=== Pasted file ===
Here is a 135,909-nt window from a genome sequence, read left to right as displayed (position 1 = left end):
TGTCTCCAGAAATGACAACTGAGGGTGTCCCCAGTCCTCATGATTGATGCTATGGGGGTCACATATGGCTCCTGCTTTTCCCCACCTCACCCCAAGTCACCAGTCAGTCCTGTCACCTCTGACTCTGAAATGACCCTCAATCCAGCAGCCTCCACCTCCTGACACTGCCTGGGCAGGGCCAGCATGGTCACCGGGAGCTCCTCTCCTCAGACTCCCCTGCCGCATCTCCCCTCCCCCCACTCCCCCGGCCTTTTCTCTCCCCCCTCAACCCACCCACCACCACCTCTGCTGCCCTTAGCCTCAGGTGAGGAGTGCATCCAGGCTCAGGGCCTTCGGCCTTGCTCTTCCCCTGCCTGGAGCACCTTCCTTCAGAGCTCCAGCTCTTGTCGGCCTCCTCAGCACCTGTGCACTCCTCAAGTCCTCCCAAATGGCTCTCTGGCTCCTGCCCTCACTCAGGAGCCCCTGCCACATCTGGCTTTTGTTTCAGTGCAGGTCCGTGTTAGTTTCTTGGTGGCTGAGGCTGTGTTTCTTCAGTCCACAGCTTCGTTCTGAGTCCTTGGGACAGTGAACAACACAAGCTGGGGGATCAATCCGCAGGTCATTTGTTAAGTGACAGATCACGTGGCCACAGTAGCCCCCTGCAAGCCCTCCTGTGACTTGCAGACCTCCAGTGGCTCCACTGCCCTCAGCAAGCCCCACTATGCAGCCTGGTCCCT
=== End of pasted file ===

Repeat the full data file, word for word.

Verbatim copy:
Here is a 135,909-nt window from a genome sequence, read left to right as displayed (position 1 = left end):
TGTCTCCAGAAATGACAACTGAGGGTGTCCCCAGTCCTCATGATTGATGCTATGGGGGTCACATATGGCTCCTGCTTTTCCCCACCTCACCCCAAGTCACCAGTCAGTCCTGTCACCTCTGACTCTGAAATGACCCTCAATCCAGCAGCCTCCACCTCCTGACACTGCCTGGGCAGGGCCAGCATGGTCACCGGGAGCTCCTCTCCTCAGACTCCCCTGCCGCATCTCCCCTCCCCCCACTCCCCCGGCCTTTTCTCTCCCCCCTCAACCCACCCACCACCACCTCTGCTGCCCTTAGCCTCAGGTGAGGAGTGCATCCAGGCTCAGGGCCTTCGGCCTTGCTCTTCCCCTGCCTGGAGCACCTTCCTTCAGAGCTCCAGCTCTTGTCGGCCTCCTCAGCACCTGTGCACTCCTCAAGTCCTCCCAAATGGCTCTCTGGCTCCTGCCCTCACTCAGGAGCCCCTGCCACATCTGGCTTTTGTTTCAGTGCAGGTCCGTGTTAGTTTCTTGGTGGCTGAGGCTGTGTTTCTTCAGTCCACAGCTTCGTTCTGAGTCCTTGGGACAGTGAACAACACAAGCTGGGGGATCAATCCGCAGGTCATTTGTTAAGTGACAGATCACGTGGCCACAGTAGCCCCCTGCAAGCCCTCCTGTGACTTGCAGACCTCCAGTGGCTCCACTGCCCTCAGCAAGCCCCACTATGCAGCCTGGTCCCT